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Justin Blackmon Is No Longer A Jaguar, But Will Always Be A Unicorn

Justin Blackmon's NFL career appears to be over, leaving Jacksonville Jaguars fans to pine for what might have been from a receiver who never really was.
August 13, 2015, 3:29pm
Ron Chenoy-USA TODAY Sports

The deep, downfield pass fell incomplete in a game the Jacksonville Jaguars would eventually lose to the San Francisco 49ers, 42-10. That incompletion—for the record, it was in London, England—was the last time former Jags wide receiver Justin Blackmon would be targeted with a pass in his NFL career; it seems safe to say, after the team unofficially cut ties with him last week, that it's the last NFL pass he'll ever see thrown in his direction. Just five days later, he was suspended from the league indefinitely.

Outside of an arrest last summer, that final "intended for Blackmon" is the last anyone has heard from him.

If this is the end of Blackmon's strange, short career, he goes out with one major achievement as a NFL player—for all that Blackmon didn't do, he did redefine the idea of the flash-in-the-pan career for today's game. The Jaguars selected the two-time Biletnikoff Award winner from Oklahoma State with the fifth overall pick in the 2012 draft. He faded out having played all of 20 games in the league, putting up just under 1,300 receiving yards and six touchdowns in that time. He might be the biggest bust the team ever selected, which is an achievement in itself.

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Shortly after being drafted, Blackmon was arrested for DUI, then came into training camp out of shape. There was talk that he didn't know the offense his rookie season; his lazily-run routes made it tough to say. Still, he had some exciting moments, including a record-breaking 236-yard, seven-catch performance against the Houston Texans in Week 11. Outside of that, his impact was minimal; that one game accounted for a little under a third of his production for the season.

The following offseason, Blackmon was handed a four-game suspension for violating the NFL's substance abuse policy. This was a surprise—Blackmon had an underage drinking citation in college, but that was about it. His 2013 season started in Week 5, and thanks to some shoddy safety play by the St. Louis Rams, Blackmon had a big day, including a 67-yard touchdown reception. That continued the next week against the Denver Broncos, in a shocking game the Jaguars kept close until the end; Blackmon hauled in 14 receptions on roughly 23 targets.

And that was more or less that.

Three weeks later, Blackmon was hit with his indefinite suspension for another violation of the NFL's substance abuse policy. When Jaguars general manager Dave Caldwell told reporters last week that, "common sense would probably be, if you haven't played football in two-and-a-half-years, apparently that's not a priority for you," it confirmed what barely even qualified as a suspicion. It's unknown whether Blackmon has even applied for reinstatement to the league. Common sense would indeed suggest that this is the end. But common sense has never really applied where Justin Blackmon was concerned, at least not for fans of the NFL's unluckiest franchise.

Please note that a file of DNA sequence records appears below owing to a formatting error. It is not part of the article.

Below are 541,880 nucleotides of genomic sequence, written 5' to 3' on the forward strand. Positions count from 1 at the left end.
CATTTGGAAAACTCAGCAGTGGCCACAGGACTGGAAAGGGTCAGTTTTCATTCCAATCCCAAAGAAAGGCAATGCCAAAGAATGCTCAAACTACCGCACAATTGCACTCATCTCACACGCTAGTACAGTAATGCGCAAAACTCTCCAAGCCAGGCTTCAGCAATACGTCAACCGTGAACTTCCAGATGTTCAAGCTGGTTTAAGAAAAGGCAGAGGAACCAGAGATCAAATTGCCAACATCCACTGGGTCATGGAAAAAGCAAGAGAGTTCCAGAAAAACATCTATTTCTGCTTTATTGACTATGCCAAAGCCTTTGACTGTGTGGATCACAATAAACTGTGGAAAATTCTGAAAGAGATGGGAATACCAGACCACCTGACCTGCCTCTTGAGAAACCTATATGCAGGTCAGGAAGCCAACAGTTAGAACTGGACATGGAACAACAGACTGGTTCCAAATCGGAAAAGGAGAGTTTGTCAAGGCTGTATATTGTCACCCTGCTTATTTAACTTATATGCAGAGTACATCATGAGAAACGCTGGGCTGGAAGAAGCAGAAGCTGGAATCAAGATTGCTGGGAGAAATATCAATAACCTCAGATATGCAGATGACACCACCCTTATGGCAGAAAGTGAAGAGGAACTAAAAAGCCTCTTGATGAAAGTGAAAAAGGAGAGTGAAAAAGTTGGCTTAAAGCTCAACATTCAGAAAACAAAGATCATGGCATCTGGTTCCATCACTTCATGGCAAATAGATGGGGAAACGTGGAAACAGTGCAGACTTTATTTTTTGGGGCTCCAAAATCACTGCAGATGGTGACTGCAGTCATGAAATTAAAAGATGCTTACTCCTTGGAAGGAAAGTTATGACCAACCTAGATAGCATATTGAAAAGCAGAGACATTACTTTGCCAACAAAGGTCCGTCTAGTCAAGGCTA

"You were supposed to be the Chosen One!" --Photo by Troy Taormina-USA TODAY Sports

Since the retirement of Jimmy Smith, whose career also petered out amid off-field issues, Jaguars fans have been left wanting for a playmaking wide receiver. Blackmon was never that player, but the few games in which he was were enough for a sizable percentage of Jags fans, who have adopted him as the team's unicorn. Even if he never did the job for the Jags, Blackmon would be that guy for them. Many still feel he can be, despite the fact that it appears he won't ever play in the NFL again, despite the fact that the earliest he'd be eligible to do so would be 2016, and despite the fact that'd be nearly three years removed from his last NFL route by then. He's the thing that should not be. In madness we dwell.

And so fans shouted down Caldwell's comments and bemoaned the fact that the team has no plans for Blackmon to return. The three good games in his career—assisted quite a bit by being force-fed targets and a lot of bad safety play, and by a great deal of desperation on the part of the fans—have made him the second coming of Dez Bryant.

Blackmon fills the classic "what could have been" role for Jags fans, who have little to go on beyond that sort of magical thinking. The Jaguars have had a hell of a time trying to recreate the wonder years of Jimmy Smith and Keenan McCardell, running through the likes of R. Jay Soward, Reggie Williams, Matt Jones, and Jerry Porter in the process. It has been turd after turd for nearly a decade, and Blackmon—those three games notwithstanding—fit right in.

Unlike the rest of those duds, however, Blackmon is still on his pedestal for many fans. As someone who watched every NFL game he ever played, I'm still not quite sure why. Blackmon struggled to stay in football shape and often appeared not to know what route he should be running. Mostly and most damningly never appeared all that interested in playing football—for the Jaguars or anyone else. Common sense says he's done; most of the evidence suggests he never wanted to be there in the first place. It would seem high time for Jags fans to let him go, but when you're dealing with unicorns, common sense doesn't typically apply.